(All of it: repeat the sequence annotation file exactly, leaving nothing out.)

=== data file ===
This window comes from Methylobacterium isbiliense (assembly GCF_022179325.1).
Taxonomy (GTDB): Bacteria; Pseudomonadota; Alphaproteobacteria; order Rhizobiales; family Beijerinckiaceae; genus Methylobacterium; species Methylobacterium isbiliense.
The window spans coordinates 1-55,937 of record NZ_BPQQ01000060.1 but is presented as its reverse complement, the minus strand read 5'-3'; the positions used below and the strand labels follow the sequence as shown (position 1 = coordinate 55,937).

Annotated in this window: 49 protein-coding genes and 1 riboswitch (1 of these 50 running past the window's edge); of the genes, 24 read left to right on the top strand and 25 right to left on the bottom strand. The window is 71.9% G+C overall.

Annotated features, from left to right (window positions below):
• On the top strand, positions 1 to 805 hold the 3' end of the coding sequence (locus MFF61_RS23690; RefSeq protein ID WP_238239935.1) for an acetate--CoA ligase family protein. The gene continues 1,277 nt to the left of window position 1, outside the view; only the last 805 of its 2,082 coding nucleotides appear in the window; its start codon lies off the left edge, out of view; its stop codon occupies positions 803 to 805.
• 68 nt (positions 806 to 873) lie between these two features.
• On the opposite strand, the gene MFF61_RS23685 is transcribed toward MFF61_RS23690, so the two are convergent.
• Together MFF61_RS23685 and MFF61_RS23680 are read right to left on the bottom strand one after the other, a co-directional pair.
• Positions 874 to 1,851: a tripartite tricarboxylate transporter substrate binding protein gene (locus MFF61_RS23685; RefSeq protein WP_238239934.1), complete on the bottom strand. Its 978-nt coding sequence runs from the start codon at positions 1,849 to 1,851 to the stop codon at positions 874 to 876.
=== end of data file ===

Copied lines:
This window comes from Methylobacterium isbiliense (assembly GCF_022179325.1).
Taxonomy (GTDB): Bacteria; Pseudomonadota; Alphaproteobacteria; order Rhizobiales; family Beijerinckiaceae; genus Methylobacterium; species Methylobacterium isbiliense.
The window spans coordinates 1-55,937 of record NZ_BPQQ01000060.1 but is presented as its reverse complement, the minus strand read 5'-3'; the positions used below and the strand labels follow the sequence as shown (position 1 = coordinate 55,937).

Annotated in this window: 49 protein-coding genes and 1 riboswitch (1 of these 50 running past the window's edge); of the genes, 24 read left to right on the top strand and 25 right to left on the bottom strand. The window is 71.9% G+C overall.

Annotated features, from left to right (window positions below):
• On the top strand, positions 1 to 805 hold the 3' end of the coding sequence (locus MFF61_RS23690; RefSeq protein ID WP_238239935.1) for an acetate--CoA ligase family protein. The gene continues 1,277 nt to the left of window position 1, outside the view; only the last 805 of its 2,082 coding nucleotides appear in the window; its start codon lies off the left edge, out of view; its stop codon occupies positions 803 to 805.
• 68 nt (positions 806 to 873) lie between these two features.
• On the opposite strand, the gene MFF61_RS23685 is transcribed toward MFF61_RS23690, so the two are convergent.
• Together MFF61_RS23685 and MFF61_RS23680 are read right to left on the bottom strand one after the other, a co-directional pair.
• Positions 874 to 1,851: a tripartite tricarboxylate transporter substrate binding protein gene (locus MFF61_RS23685; RefSeq protein WP_238239934.1), complete on the bottom strand. Its 978-nt coding sequence runs from the start codon at positions 1,849 to 1,851 to the stop codon at positions 874 to 876.